The film's theme song, also titled "Making Love", was performed by Roberta Flack and written by Burt Bacharach, Bruce Roberts, and Carole Bayer Sager. It was Flack's final Top 40 hit as a solo performer.


Making Love was the first mainstream Hollywood drama to address the subjects of homosexuality, coming out and the effect that being closeted and coming out has on a marriage. [3] The film contrasts two visions of the so-called "gay lifestyle". Zack wants to settle into a long-term relationship similar to a heterosexual marriage, while Bart represents the somewhat stereotypical view of gay men as being promiscuous and uninterested in forming commitments.

Issues of the tension many women felt over pursuing careers are also touched on in Claire's fears that she is being forced to choose between her career and having a baby. By the film's end, she does have a child, but it is unstated whether she is still working, so that issue ultimately remains unresolved.

Making Love was one of several mainstream Hollywood films to be released in 1982 dealing with themes of homosexuality in a more tolerant and sympathetic light. Others included Personal Best, Victor Victoria, and Partners.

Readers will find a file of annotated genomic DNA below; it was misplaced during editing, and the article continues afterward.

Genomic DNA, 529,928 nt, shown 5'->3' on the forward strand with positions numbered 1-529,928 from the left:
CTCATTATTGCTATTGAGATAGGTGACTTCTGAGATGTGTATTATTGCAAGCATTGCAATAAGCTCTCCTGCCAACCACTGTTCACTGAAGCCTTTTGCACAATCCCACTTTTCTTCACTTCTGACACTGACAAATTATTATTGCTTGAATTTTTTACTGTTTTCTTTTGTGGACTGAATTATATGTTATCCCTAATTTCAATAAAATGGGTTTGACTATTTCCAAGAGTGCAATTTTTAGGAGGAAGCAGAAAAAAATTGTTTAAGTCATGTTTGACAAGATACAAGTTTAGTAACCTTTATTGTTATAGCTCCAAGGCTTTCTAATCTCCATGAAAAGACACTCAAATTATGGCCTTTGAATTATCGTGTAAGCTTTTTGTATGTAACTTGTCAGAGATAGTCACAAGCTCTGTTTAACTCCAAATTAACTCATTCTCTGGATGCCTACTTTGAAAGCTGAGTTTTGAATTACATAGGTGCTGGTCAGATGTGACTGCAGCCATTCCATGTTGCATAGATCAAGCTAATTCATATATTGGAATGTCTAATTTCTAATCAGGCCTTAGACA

Critical reaction

According to gay film historian Vito Russo's book The Celluloid Closet, straight critics found the film boring while gay critics, glad for any attention paid to the subject, praised it. Making Love opened strong at the box office its first week, but poor word of mouth led to a large drop-off in box office receipts the following week.

Janet Maslin from The New York Times wrote “Claire and Zack of Arthur Hiller’s 'Making Love', are a lot like Jenny and Oliver of Mr. Hiller’s 'Love Story'” [4]

Cultural critic Camille Paglia calls Making Love "intelligent" and states that "it remains my favorite film to date about gay men."[5]

DVD release

Making Love was released on Region 1 DVD on February 7, 2006.

Awards and nominations


  1. ^ Aubrey Solomon, Twentieth Century Fox: A Corporate and Financial History, Scarecrow Press, 1989 p260
  2. ^ Rutledge, p. 102
  3. ^ Alexander Ryll. "Essential Gay Themed Films To Watch, Making Love". Gay Essential. Retrieved 7 February 2015. 
  4. ^ Alexander Ryll. "Essential Gay Themed Films To Watch, Making Love". Gay Essential. Retrieved 7 February 2015. 
  5. ^ Mark Adnum (1999-09-22). "Bright Lights Film Journal :: Interview with Camille Paglia". Retrieved 2013-12-05. 


  • Rutledge, Leigh (1987). The Gay Book of Lists. Boston, Alyson Publications. ISBN 1-55583-120-6.

External links